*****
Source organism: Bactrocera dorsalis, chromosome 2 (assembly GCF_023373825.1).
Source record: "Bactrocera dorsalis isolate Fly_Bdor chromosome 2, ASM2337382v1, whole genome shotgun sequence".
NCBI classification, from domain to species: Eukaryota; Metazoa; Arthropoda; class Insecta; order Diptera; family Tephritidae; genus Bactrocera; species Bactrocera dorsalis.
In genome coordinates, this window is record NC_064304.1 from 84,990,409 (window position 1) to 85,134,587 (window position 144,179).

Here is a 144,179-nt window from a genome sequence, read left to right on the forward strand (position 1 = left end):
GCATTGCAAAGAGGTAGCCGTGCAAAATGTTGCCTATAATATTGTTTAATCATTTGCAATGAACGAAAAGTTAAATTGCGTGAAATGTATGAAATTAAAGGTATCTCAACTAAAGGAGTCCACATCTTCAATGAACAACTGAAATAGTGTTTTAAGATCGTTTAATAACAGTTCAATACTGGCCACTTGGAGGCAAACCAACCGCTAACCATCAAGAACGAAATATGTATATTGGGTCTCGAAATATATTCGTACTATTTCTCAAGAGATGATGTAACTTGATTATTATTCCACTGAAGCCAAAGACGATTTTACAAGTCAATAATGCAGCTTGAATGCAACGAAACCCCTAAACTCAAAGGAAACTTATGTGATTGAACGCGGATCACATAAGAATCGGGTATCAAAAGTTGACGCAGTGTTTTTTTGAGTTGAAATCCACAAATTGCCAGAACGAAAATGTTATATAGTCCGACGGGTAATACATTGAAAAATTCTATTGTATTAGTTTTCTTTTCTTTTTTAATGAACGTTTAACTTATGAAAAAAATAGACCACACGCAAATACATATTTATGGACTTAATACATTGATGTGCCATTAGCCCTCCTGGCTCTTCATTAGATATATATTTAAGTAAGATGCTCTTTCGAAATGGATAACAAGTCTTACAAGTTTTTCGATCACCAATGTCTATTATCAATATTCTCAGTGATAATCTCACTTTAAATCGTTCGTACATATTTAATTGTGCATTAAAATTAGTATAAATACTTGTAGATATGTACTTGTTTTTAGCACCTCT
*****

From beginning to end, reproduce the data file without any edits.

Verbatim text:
Source organism: Bactrocera dorsalis, chromosome 2 (assembly GCF_023373825.1).
Source record: "Bactrocera dorsalis isolate Fly_Bdor chromosome 2, ASM2337382v1, whole genome shotgun sequence".
NCBI classification, from domain to species: Eukaryota; Metazoa; Arthropoda; class Insecta; order Diptera; family Tephritidae; genus Bactrocera; species Bactrocera dorsalis.
In genome coordinates, this window is record NC_064304.1 from 84,990,409 (window position 1) to 85,134,587 (window position 144,179).

Here is a 144,179-nt window from a genome sequence, read left to right on the forward strand (position 1 = left end):
GCATTGCAAAGAGGTAGCCGTGCAAAATGTTGCCTATAATATTGTTTAATCATTTGCAATGAACGAAAAGTTAAATTGCGTGAAATGTATGAAATTAAAGGTATCTCAACTAAAGGAGTCCACATCTTCAATGAACAACTGAAATAGTGTTTTAAGATCGTTTAATAACAGTTCAATACTGGCCACTTGGAGGCAAACCAACCGCTAACCATCAAGAACGAAATATGTATATTGGGTCTCGAAATATATTCGTACTATTTCTCAAGAGATGATGTAACTTGATTATTATTCCACTGAAGCCAAAGACGATTTTACAAGTCAATAATGCAGCTTGAATGCAACGAAACCCCTAAACTCAAAGGAAACTTATGTGATTGAACGCGGATCACATAAGAATCGGGTATCAAAAGTTGACGCAGTGTTTTTTTGAGTTGAAATCCACAAATTGCCAGAACGAAAATGTTATATAGTCCGACGGGTAATACATTGAAAAATTCTATTGTATTAGTTTTCTTTTCTTTTTTAATGAACGTTTAACTTATGAAAAAAATAGACCACACGCAAATACATATTTATGGACTTAATACATTGATGTGCCATTAGCCCTCCTGGCTCTTCATTAGATATATATTTAAGTAAGATGCTCTTTCGAAATGGATAACAAGTCTTACAAGTTTTTCGATCACCAATGTCTATTATCAATATTCTCAGTGATAATCTCACTTTAAATCGTTCGTACATATTTAATTGTGCATTAAAATTAGTATAAATACTTGTAGATATGTACTTGTTTTTAGCACCTCT